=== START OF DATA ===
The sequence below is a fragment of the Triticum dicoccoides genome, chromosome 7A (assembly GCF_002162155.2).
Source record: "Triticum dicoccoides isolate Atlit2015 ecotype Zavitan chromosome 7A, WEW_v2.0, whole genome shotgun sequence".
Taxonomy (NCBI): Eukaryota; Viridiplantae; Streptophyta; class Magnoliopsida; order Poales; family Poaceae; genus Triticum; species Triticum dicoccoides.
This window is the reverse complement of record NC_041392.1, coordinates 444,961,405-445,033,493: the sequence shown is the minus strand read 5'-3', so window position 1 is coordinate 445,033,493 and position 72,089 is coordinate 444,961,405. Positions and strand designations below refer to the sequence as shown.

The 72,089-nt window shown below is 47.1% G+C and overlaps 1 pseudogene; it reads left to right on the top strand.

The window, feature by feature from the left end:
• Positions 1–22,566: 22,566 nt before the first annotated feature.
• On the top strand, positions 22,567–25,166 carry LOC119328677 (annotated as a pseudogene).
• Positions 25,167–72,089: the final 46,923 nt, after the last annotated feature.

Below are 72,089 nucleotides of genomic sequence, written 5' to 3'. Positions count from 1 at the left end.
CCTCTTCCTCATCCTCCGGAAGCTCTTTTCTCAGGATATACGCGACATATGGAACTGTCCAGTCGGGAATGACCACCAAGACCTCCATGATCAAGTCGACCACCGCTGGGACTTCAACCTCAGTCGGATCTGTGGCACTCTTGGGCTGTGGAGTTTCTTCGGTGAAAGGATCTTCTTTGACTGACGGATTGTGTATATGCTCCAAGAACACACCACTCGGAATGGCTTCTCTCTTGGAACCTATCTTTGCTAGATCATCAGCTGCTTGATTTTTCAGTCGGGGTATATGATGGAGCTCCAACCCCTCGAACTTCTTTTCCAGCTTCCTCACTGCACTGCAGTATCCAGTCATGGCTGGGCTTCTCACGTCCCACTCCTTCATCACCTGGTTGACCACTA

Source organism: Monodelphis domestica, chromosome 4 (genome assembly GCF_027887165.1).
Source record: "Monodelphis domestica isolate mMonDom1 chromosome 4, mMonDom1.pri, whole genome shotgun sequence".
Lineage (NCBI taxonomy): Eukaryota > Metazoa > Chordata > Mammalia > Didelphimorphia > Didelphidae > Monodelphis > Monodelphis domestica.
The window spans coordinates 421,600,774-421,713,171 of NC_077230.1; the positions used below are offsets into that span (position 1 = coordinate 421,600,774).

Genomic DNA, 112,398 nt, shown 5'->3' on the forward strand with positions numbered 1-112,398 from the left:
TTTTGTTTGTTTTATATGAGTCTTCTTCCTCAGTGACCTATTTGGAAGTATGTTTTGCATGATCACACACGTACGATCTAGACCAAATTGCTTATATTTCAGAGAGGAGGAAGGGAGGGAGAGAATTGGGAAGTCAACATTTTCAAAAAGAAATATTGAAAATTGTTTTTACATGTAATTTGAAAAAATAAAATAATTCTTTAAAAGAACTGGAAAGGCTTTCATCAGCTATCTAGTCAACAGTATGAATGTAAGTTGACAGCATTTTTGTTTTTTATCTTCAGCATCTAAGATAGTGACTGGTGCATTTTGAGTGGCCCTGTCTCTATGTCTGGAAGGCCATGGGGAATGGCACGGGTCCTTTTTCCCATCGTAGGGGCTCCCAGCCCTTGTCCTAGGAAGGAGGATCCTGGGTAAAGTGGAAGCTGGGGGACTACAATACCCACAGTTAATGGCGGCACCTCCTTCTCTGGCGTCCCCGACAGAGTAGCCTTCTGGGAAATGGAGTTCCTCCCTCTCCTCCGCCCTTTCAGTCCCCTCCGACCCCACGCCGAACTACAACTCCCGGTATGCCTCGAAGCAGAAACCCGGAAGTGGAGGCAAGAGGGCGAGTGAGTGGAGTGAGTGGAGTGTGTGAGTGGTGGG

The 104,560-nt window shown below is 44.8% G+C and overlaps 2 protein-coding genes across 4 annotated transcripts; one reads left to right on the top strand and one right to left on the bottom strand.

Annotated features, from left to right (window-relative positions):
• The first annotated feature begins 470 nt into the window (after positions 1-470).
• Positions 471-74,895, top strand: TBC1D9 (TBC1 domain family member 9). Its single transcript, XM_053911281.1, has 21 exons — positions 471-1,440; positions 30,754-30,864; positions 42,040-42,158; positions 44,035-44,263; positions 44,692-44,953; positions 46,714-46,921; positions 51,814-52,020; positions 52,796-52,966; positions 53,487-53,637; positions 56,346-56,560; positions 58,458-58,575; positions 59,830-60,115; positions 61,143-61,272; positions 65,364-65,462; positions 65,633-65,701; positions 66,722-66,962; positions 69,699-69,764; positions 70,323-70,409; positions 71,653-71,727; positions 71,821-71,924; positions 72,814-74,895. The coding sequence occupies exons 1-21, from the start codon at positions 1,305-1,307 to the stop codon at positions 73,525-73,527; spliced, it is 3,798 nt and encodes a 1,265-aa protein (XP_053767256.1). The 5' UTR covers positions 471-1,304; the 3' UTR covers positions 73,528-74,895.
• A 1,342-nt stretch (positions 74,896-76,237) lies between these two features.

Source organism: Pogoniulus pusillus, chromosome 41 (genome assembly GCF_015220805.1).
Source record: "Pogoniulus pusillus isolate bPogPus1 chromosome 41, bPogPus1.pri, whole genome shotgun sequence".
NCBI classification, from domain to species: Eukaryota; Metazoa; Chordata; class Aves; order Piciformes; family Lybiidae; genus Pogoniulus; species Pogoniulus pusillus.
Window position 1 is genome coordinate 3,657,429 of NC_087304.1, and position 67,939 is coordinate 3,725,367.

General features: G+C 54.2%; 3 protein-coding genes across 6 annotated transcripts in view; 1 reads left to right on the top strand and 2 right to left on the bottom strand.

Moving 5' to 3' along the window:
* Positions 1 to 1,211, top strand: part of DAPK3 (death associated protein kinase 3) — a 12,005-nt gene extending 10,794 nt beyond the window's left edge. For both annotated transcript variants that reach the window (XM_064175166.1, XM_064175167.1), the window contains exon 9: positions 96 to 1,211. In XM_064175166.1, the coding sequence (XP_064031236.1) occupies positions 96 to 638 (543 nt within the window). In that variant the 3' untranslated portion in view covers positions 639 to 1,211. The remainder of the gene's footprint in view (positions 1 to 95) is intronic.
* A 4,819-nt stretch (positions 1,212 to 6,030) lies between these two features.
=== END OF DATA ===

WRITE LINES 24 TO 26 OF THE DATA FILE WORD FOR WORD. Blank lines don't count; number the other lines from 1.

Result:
Source record: "Pogoniulus pusillus isolate bPogPus1 chromosome 41, bPogPus1.pri, whole genome shotgun sequence".
NCBI classification, from domain to species: Eukaryota; Metazoa; Chordata; class Aves; order Piciformes; family Lybiidae; genus Pogoniulus; species Pogoniulus pusillus.
Window position 1 is genome coordinate 3,657,429 of NC_087304.1, and position 67,939 is coordinate 3,725,367.